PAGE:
With one senior absent and the other a no-show in the box score, the final stretch of the Gophers’ 74-68 near miss at Indiana on Saturday played out like an ode to the future, one Minnesota hopes will be brighter than the current landslide.

An offense that often gets stagnant and relies far too heavily on three-pointers suddenly was on the attack, getting out in transition and taking the ball to the hoop forcefully and effectively.

The spark? The Gophers’ tiniest backcourt – 6-foot Kevin Dorsey, 6-2 Nate Mason and 6-4 Dupree McBrayer. It also happens to be Minnesota’s fastest look, and in Bloomington that combination worked.

Mason and Dorsey took turns whipping to the rim for scores and their speed, helped by McBrayer’s added push, kept Indiana on edge and seemed to baffle senior Hoosiers guard Yogi Ferrell at times. Minnesota pulled within one after a layup from Mason and then took the one-point lead after McBrayer swiped the ball from Troy Williams on the ensuing possession and raced down the court for a dunk. Mason and Dorsey put up 21 points apiece and McBrayer added eight and five assists. Indiana would get the stops it needed down the stretch to halt that momentum, but the competitive loss provided a peek at what the Gophers could look like down the road with those guards rooting the lineup.

“I thought we were really getting downhill,” coach Richard Pitino said afterward. “With the speed of Dupree, Kevin and Nate – that’s a tough cover.”

To some extent, the lineup was forced. While Joey King went scoreless, fellow senior Carlos Morris didn’t make the trip to Indiana due to the funeral of a family friend in his home state, Florida. That left eight scholarship players in the rotation including backup center Gaston Diedhiou, who is averaging just 5.6 minutes a game. At the end of the game, Pitino said he thought Mason was tired, and he commented that he felt he played several guys too many minutes.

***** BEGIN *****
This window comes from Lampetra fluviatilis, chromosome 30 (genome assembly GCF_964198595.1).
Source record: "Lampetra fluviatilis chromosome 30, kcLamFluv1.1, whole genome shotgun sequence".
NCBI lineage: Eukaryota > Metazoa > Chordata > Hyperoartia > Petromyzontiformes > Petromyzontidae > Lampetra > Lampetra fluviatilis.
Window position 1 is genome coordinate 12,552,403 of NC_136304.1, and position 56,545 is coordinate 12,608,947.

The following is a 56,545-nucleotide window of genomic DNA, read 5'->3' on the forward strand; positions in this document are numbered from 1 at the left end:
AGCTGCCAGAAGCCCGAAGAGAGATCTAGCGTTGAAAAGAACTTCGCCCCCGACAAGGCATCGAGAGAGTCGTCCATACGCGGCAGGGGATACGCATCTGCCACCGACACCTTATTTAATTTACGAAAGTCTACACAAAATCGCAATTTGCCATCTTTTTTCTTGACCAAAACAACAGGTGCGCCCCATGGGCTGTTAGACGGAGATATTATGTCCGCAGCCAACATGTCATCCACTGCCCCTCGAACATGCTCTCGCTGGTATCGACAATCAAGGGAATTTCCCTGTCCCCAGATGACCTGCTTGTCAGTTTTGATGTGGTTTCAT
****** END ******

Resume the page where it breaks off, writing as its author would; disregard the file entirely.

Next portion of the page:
“That was a tough game to coach, last game, from a substitution standpoint,” Pitino said. “I mean, we went in there with eight scholarship players. I felt like we were on probation …Once we get full strength, I like our team. “

Morris is back with the team on Thursday in the greater Chicago area, but Pitino said he’s keeping all options open against Northwestern, including more of the quick, undersized trio against the Wildcats’ talented guards, pointing out that such a configuration gives Minnesota more options off ball screens. But he’s concerned about the same lineup competing defensively and on the boards because of its lack of length and size.

“It’s a nice added dimension,” Pitino said of the versatility. “If Kevin is playing like that, we can do it, but he’s a bit of a wildcard. He can come in there and not be as solid as he’s always been.”

Dorsey, meanwhile, sounded as confident as ever.

“People fear our speed,” he said. “The last game was probably the best fast-break game we’ve had. Me and Nate were getting out in transition and we were pretty much getting any baskets that we wanted.

“I think us playing small is just about will, to be able to rebound and everything like that. The biggest thing is it’s just up to us.”